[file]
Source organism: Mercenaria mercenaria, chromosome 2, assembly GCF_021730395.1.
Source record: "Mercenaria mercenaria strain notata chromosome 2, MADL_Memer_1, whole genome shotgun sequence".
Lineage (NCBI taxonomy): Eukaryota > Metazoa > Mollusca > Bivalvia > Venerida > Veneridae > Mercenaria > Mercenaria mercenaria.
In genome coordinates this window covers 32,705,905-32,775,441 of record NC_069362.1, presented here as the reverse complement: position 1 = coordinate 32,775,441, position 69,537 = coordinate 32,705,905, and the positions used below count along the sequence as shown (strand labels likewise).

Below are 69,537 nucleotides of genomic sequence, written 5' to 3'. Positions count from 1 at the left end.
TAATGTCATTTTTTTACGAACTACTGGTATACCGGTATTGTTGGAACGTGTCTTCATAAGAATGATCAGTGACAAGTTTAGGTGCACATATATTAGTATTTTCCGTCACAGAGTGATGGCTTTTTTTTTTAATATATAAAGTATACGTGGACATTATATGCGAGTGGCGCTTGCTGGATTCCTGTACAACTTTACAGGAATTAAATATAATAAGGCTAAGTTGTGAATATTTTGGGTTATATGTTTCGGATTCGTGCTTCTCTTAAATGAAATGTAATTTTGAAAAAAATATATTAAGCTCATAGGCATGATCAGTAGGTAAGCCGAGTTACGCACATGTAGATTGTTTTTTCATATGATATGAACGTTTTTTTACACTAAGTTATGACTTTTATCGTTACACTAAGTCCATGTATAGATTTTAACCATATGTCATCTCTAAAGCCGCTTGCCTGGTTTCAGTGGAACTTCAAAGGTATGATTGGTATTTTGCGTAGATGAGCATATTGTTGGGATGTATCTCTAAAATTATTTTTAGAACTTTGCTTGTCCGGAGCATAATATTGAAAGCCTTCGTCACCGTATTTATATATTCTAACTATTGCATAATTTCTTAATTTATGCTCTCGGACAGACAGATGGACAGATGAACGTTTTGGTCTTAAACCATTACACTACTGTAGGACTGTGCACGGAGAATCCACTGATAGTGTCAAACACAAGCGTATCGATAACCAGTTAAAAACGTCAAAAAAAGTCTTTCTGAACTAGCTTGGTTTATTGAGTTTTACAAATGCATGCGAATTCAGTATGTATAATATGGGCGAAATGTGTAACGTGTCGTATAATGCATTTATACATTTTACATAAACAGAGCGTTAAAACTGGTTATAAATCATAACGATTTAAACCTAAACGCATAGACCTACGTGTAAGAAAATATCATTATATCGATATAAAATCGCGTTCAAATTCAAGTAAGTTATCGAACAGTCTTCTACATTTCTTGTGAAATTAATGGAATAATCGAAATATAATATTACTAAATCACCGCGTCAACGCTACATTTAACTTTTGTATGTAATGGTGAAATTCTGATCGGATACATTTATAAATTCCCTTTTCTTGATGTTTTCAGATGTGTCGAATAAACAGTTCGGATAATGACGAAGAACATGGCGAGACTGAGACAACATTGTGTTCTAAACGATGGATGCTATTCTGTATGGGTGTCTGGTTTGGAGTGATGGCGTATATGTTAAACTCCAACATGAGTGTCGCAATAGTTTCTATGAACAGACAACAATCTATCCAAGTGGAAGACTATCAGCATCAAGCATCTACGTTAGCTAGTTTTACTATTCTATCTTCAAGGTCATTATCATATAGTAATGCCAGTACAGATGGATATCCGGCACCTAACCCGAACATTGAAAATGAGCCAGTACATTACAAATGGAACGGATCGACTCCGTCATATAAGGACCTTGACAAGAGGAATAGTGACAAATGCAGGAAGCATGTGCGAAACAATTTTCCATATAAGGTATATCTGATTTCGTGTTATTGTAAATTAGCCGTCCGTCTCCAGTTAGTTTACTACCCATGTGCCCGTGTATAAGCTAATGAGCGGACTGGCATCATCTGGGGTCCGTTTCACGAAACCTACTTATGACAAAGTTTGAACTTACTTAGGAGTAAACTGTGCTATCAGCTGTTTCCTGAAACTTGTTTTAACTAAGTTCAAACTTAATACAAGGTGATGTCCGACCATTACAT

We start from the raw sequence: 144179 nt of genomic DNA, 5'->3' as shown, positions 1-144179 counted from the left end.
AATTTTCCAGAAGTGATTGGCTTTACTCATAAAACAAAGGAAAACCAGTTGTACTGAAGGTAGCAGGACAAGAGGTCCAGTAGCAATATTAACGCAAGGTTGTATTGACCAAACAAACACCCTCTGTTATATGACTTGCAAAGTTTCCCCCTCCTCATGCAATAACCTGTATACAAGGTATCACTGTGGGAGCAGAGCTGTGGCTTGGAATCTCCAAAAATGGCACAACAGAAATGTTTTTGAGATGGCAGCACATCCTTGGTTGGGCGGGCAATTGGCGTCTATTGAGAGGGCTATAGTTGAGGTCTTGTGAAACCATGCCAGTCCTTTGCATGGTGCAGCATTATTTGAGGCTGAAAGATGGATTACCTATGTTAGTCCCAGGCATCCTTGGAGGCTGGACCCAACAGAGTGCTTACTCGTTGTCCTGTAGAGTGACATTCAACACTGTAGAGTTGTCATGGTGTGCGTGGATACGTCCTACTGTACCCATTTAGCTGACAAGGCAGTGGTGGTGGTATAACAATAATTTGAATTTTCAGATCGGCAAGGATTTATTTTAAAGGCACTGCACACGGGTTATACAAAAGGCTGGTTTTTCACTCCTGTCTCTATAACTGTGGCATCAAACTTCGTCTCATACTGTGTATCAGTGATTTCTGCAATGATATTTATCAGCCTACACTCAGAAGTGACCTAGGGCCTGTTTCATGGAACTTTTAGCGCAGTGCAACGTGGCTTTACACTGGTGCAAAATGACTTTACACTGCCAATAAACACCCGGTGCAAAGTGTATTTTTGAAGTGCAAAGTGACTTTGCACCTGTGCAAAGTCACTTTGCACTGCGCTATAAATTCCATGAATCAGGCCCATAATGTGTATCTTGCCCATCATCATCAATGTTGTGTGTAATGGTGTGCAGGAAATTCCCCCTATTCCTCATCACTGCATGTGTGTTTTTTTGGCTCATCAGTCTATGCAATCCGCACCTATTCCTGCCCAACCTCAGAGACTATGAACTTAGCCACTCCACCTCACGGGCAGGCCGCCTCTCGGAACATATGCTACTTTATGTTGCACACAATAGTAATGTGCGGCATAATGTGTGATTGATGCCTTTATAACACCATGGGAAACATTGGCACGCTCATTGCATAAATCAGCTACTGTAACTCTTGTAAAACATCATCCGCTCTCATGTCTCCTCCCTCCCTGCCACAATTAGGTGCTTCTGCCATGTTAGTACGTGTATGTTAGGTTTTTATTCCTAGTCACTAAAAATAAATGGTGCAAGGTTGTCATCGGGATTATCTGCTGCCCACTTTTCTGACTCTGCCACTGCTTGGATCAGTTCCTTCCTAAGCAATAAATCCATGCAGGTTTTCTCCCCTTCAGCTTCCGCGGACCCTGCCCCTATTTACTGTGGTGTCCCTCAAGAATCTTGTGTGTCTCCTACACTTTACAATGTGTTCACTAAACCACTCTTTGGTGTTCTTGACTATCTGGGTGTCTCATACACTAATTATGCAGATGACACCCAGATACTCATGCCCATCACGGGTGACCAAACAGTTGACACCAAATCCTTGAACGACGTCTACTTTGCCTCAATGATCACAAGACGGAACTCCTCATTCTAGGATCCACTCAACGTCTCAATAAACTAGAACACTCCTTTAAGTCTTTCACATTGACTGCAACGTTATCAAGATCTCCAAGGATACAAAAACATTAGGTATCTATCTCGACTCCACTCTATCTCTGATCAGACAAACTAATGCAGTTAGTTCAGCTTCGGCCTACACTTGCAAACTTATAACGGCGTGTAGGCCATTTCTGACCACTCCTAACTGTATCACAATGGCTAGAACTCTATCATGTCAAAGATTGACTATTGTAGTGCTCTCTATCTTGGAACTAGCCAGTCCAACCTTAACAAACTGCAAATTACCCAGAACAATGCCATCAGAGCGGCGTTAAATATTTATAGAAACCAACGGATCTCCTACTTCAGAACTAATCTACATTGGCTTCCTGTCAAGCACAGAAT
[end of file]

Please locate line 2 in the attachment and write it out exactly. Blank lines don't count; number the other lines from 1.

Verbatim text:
Source record: "Mercenaria mercenaria strain notata chromosome 2, MADL_Memer_1, whole genome shotgun sequence".